As part of my ongoing project to use up my sketchbooks and paint/draw more, I started a project at the beginning of August, called the caravans. I had a handful of Sennelier Urban sketchbooks with the green cover, accordion, so I decided I would do caravans. I’ve done a bunch of caravans in the past (in fact, found a few more in the “Missing” sketchbook today) but this was a sketchbook Just For Caravans but with a few pages less than is in sketchbook Just for Lighthouses, of which I will write later.
Anyway, basically, the accordion sketchbook is a single page and no doubt, when I eventually get good at comic strips, I’ll regret using what is no doubt going to be impossible to get in a few years time on something as trivial as caravans. Either way I intend to paint both sides of the sketchbook and am half way through the entire process. Here are some of the caravans todate:
I think this is my favourite ambiance so far. The van isn’t perfect but I just love the sky.
Caravans represent freedom to me and I’m fascinated to see how much art there is flowing around now. Especially of Airstreams. I liked the Airstream vibe so wanted to make one look a bit Airstreamy but I think it came out steampunkish instead.
Anyway, I expect this project to be finished in a few weeks’ time although who knows given the way my time management goes.
I was in Zermatt in Switzerland a couple of times last year. It’s a lovely part of the world and there are a lot of things to do and see there. The highest profile mountain in the area is, of course, the Matterhorn, star of Toblerone wrappers amongst other things.
Brussels to Zermatt is about 8 hours, depending on how much time you want to waste in Geneva. I usually have a run into the city and target arriving in Zermatt in time for dinner. I’ve generally arrived too late for Apfelstrudel from Fuchs Bakery. The train journey from Geneva to Zermatt is one of the most beautiful train journeys I have done more than once. It’s an InterCity to Brig – with a change in Visp onto the Matterhorn Gotthard Bahn. The journey to Visp, with Swiss Railways is mostly along the banks of Lake Geneva, and it is gorgeous. At the northern end of the lake, the mountains on the eastern side rise like cliffs. The lake is a gorgeous colour and then, outside Montreux, you have the Chateau de Chillon. The south eastern end of Switzerland is a truly beautiful area.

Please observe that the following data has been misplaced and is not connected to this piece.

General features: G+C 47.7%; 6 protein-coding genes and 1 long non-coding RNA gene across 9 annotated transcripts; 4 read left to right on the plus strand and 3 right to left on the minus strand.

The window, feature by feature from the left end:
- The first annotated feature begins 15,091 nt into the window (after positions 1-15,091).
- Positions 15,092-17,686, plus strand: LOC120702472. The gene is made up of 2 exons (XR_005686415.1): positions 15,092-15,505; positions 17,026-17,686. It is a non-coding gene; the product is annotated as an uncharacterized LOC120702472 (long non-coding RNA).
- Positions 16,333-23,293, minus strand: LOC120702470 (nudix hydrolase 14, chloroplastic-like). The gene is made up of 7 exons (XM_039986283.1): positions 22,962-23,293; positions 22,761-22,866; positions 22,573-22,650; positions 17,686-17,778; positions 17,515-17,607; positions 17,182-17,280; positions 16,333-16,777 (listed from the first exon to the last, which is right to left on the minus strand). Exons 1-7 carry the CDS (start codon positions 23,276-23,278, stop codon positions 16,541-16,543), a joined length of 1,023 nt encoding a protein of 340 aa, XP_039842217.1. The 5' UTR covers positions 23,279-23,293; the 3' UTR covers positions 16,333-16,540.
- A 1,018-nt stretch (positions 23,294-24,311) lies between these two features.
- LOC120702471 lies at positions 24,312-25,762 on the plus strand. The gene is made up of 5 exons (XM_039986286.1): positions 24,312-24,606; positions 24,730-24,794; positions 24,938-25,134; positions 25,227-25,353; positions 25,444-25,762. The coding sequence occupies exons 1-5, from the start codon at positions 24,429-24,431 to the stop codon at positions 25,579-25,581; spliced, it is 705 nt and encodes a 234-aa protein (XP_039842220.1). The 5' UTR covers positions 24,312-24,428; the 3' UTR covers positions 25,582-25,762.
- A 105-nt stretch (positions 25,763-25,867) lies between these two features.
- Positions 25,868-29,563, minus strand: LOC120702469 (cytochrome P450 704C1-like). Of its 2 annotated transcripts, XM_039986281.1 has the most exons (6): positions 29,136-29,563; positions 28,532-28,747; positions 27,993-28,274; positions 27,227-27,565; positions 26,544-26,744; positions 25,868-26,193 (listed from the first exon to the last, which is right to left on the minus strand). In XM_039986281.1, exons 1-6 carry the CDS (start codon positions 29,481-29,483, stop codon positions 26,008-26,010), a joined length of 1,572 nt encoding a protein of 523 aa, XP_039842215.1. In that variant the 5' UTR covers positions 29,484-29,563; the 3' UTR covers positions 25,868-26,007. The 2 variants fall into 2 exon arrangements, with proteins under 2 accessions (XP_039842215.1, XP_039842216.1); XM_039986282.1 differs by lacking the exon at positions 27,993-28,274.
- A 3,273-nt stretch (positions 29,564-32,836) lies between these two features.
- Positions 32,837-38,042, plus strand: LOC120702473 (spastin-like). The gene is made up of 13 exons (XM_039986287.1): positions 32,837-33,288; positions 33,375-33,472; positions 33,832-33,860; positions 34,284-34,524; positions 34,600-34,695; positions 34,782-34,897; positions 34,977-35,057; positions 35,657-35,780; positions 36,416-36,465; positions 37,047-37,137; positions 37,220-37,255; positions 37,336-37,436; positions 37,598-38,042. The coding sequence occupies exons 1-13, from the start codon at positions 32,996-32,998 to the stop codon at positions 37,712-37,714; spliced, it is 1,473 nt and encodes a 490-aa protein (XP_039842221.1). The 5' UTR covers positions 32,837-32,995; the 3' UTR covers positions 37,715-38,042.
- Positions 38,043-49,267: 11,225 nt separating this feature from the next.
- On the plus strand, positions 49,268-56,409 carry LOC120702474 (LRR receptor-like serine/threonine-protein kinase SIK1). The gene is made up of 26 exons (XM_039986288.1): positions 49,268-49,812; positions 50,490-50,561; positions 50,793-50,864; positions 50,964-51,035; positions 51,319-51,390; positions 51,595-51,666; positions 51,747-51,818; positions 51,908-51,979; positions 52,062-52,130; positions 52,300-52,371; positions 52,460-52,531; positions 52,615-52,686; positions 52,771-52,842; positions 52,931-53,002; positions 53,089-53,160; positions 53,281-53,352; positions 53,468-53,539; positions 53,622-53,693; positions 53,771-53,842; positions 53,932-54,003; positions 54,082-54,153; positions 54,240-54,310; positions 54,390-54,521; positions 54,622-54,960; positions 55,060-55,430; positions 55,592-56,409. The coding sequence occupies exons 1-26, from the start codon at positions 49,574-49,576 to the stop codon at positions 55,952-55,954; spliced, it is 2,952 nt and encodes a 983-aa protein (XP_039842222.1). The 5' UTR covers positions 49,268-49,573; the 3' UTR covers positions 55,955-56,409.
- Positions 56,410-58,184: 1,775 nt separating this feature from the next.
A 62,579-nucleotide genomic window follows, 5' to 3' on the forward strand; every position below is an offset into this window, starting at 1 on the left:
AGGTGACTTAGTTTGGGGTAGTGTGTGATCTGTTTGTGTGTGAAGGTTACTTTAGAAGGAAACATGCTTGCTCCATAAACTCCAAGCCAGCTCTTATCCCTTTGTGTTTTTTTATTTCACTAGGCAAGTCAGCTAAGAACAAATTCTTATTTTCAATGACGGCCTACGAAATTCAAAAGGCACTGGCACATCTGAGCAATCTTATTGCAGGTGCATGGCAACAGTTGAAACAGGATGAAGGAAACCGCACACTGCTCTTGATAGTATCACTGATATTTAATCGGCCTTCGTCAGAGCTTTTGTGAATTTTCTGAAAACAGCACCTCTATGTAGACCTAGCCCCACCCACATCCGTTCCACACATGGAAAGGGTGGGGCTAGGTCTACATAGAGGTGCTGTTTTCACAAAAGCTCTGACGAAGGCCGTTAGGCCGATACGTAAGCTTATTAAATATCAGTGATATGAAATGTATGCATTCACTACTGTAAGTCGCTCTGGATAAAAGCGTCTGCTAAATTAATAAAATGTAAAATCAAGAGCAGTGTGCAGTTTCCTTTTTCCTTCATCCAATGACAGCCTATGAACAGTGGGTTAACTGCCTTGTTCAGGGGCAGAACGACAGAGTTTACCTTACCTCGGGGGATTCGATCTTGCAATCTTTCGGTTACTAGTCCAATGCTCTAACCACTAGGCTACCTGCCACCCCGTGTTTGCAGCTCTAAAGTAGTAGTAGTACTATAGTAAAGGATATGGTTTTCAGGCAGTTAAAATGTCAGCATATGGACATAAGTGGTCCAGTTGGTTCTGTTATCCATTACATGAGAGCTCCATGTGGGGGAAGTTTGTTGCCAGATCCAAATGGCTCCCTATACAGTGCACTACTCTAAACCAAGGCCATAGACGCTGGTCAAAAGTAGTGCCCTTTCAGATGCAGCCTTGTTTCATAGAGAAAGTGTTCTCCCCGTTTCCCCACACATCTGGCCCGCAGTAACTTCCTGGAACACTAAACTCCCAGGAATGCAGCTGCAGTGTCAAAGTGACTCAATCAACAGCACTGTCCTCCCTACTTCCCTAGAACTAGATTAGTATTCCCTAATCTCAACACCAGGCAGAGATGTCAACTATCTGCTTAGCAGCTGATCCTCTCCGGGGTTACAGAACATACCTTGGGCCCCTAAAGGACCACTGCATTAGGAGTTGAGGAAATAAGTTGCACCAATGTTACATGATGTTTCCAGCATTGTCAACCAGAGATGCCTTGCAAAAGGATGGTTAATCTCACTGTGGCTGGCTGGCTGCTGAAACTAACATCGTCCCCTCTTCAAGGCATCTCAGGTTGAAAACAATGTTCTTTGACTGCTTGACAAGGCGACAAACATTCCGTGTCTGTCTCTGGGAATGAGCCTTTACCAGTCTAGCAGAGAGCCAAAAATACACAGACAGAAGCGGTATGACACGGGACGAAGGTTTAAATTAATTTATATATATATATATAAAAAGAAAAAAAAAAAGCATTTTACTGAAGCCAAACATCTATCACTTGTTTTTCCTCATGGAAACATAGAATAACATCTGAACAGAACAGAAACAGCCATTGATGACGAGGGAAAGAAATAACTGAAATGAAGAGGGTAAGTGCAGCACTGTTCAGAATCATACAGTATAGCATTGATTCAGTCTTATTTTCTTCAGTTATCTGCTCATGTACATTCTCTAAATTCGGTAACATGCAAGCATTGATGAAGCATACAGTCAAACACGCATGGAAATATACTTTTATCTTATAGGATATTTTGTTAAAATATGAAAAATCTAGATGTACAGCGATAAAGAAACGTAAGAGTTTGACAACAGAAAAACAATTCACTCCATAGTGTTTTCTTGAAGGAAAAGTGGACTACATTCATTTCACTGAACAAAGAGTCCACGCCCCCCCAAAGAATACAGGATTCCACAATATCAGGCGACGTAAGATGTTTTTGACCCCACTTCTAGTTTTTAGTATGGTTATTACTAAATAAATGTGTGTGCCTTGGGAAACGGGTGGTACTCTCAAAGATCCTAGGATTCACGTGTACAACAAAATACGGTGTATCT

From Visp to Zermatt, you take the mountain railway. In parts, it is rack and pin, and quite steep. The carriages have big windows and the views are gorgeous. There are a few reliable waterfalls too. Whether you do the train in winter or summer it is very picturesque. It’s a 3 or 4 hour journey from Geneva but I have never been bored on it. The journey is just that beautiful.
Most times that I go to Zermatt, I take the cable cars up to either Trockener Steg or Matterhorn Glacier Paradise, or possibly also, Gornergrat. There are a few places I haven’t tried yet. Matterhorn Glacier Paradise is at the top of Klein Matterhorn and it has a great view, sometimes, of two terrific mountains, the Matterhorn itself, if it’s not buried in clouds, and the Breithorn, a mountain which suffers a little in fame limited by the Matterhorn’s imposing presence.
I love both of them. I paint both of them from time to time when the fit takes me and yesterday, I did a credit card painting of the Breithorn. A creditcardsketch is where you fit everything into a window the size of a creditcard. Instagram has a hashtag. I based it off one of the photographs I took there myself last year. You can see it her.
Let’s be honest, the last thing I desperately need is additional paint. But (dangerous word, that) I wanted a carryable palette with some Danial Smith colours like the ones I have for Sennelier and Schmincke. The one carried by default is the Sennelier one.
There are some basic colours in here. There are a couple of extras on the blue/green front, and the Daniel Smith wisteria which I have notions of painting mountains. It’s an idea.
I love the little baby palettes. Where you find them prefilled, they usually have 8 pans in then. With a little effort, you can get another 4 down the middle. All of mine wind up with a Quinacridone Gold in there and this time, it’s got a burnt orange next to it. Most important is that I can mix some sort of warmish grey in addition to the Paynes grey which is generally in all my palettes as well.